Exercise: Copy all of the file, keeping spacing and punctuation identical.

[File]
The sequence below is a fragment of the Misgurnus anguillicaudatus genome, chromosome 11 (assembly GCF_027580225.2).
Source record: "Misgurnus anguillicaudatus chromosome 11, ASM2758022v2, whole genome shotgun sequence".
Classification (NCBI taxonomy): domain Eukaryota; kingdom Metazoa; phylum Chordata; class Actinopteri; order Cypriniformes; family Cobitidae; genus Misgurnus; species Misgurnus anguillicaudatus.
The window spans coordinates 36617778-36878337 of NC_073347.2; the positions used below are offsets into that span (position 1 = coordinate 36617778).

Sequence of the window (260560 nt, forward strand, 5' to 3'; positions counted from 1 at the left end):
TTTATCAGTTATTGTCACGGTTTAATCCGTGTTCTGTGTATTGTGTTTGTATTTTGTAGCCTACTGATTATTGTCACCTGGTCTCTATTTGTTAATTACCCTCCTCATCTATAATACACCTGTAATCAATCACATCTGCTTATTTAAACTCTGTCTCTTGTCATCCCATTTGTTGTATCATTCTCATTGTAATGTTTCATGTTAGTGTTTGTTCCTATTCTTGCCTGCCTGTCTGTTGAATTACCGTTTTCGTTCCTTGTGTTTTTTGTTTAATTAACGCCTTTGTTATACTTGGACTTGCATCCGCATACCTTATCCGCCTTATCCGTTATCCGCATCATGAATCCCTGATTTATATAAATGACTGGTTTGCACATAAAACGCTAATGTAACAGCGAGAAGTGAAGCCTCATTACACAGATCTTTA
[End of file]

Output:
The sequence below is a fragment of the Misgurnus anguillicaudatus genome, chromosome 11 (assembly GCF_027580225.2).
Source record: "Misgurnus anguillicaudatus chromosome 11, ASM2758022v2, whole genome shotgun sequence".
Classification (NCBI taxonomy): domain Eukaryota; kingdom Metazoa; phylum Chordata; class Actinopteri; order Cypriniformes; family Cobitidae; genus Misgurnus; species Misgurnus anguillicaudatus.
The window spans coordinates 36617778-36878337 of NC_073347.2; the positions used below are offsets into that span (position 1 = coordinate 36617778).

Sequence of the window (260560 nt, forward strand, 5' to 3'; positions counted from 1 at the left end):
TTTATCAGTTATTGTCACGGTTTAATCCGTGTTCTGTGTATTGTGTTTGTATTTTGTAGCCTACTGATTATTGTCACCTGGTCTCTATTTGTTAATTACCCTCCTCATCTATAATACACCTGTAATCAATCACATCTGCTTATTTAAACTCTGTCTCTTGTCATCCCATTTGTTGTATCATTCTCATTGTAATGTTTCATGTTAGTGTTTGTTCCTATTCTTGCCTGCCTGTCTGTTGAATTACCGTTTTCGTTCCTTGTGTTTTTTGTTTAATTAACGCCTTTGTTATACTTGGACTTGCATCCGCATACCTTATCCGCCTTATCCGTTATCCGCATCATGAATCCCTGATTTATATAAATGACTGGTTTGCACATAAAACGCTAATGTAACAGCGAGAAGTGAAGCCTCATTACACAGATCTTTA